Twenty-three-year-old Keith Buckholz, who served for five years in the Marine Corps and just finished his first year studying astrophysics at Yale University, said the program is showing him a new type of rigor. At the humanities boot camp, he’s honing his critical reading and writing skills, an opportunity he said he needs to help round out his STEM-specific coursework at Yale.

And though the days are long and intense, he ends each one feeling motivated and driven. Army veterans James Patterson, 23, and Ashley Silvia, 40, who are both enrolled in community colleges — in Michigan and Massachusetts, respectively — echoed that sentiment, adding that each day, they’re learning something new.

That’s even the case for Nigel Evans, a 28-year-old active-duty member of the Army Reserves and a rising junior at Brown, who is finding the program immensely helpful in supporting his studies in psychology.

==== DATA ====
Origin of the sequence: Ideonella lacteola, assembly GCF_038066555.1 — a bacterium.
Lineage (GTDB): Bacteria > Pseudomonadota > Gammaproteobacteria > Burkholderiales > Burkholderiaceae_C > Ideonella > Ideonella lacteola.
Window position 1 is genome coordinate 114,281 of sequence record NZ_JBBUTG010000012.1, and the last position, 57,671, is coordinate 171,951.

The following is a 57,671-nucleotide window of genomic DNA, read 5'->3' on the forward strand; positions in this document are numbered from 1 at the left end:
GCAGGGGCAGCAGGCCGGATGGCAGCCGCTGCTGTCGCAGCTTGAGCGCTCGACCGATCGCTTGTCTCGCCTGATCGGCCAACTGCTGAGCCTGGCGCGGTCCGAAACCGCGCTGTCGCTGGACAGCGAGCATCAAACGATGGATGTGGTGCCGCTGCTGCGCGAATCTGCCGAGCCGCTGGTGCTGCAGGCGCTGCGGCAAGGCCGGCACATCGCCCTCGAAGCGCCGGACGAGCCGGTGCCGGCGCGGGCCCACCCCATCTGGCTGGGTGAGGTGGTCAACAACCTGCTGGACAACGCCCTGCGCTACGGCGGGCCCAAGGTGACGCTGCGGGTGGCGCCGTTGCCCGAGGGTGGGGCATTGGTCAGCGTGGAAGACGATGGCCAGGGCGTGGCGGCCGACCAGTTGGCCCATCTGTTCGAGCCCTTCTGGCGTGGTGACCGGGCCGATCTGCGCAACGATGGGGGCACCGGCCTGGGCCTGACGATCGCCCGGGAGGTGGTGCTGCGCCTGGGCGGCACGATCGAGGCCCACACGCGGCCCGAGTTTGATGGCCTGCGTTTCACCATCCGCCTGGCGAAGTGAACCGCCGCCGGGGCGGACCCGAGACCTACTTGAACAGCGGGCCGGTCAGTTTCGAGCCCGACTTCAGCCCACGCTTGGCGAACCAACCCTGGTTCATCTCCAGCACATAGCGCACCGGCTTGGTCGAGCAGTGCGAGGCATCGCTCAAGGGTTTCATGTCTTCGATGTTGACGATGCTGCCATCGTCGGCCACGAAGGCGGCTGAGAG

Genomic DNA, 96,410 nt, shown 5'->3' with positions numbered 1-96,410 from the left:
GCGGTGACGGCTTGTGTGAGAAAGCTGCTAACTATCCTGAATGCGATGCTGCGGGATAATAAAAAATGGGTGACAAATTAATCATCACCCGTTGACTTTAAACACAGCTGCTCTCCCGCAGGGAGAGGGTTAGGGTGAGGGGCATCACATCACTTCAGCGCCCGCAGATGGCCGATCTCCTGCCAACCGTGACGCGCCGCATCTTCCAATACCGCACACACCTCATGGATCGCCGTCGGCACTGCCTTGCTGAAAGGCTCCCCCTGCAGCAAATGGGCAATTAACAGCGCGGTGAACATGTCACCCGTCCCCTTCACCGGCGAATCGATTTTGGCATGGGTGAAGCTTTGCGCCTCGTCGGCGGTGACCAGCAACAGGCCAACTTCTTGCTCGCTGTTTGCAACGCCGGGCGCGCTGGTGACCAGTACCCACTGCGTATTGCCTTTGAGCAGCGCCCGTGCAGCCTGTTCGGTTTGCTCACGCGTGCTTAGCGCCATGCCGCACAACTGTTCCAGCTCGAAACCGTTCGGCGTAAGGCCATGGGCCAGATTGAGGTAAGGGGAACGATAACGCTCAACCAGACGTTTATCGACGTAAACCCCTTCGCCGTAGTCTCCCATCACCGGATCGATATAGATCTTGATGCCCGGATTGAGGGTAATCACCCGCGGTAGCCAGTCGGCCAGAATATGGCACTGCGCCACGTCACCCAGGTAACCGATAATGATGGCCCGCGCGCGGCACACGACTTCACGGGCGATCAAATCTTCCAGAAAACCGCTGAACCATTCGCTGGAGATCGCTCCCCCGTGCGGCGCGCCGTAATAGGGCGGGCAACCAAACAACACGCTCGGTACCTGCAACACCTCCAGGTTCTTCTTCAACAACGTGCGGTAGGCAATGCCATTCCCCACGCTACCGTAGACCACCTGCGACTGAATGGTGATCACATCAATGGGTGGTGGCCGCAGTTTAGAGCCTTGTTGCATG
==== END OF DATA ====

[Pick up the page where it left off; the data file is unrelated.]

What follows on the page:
He said attending the boot camp at Brown — while enrolled as a student at Brown — has only solidified his confidence in choosing the right school.

“I’ve really enjoyed the freedom of the Open Curriculum and being able to take classes that have been of interest to me,” Evans said. “And for my courses specifically, I’ve been able to form deep relationships with my professors.”

His only regret? Not participating in the boot camp earlier.

“These are some very useful skills that I wish I would have had prior to starting [at Brown],” Evans said. “But even with what I'm learning now, I feel like it’s all very helpful as I continue to move forward and take classes.”

For Brady, his participation in the boot camp as an instructor represents a full-circle moment at Brown.

“This program here is just yet another example of words being put into action and that the commitment that the University has — both in supporting its current veteran population and expanding those opportunities to other veterans and to other currently-serving service members,” he said.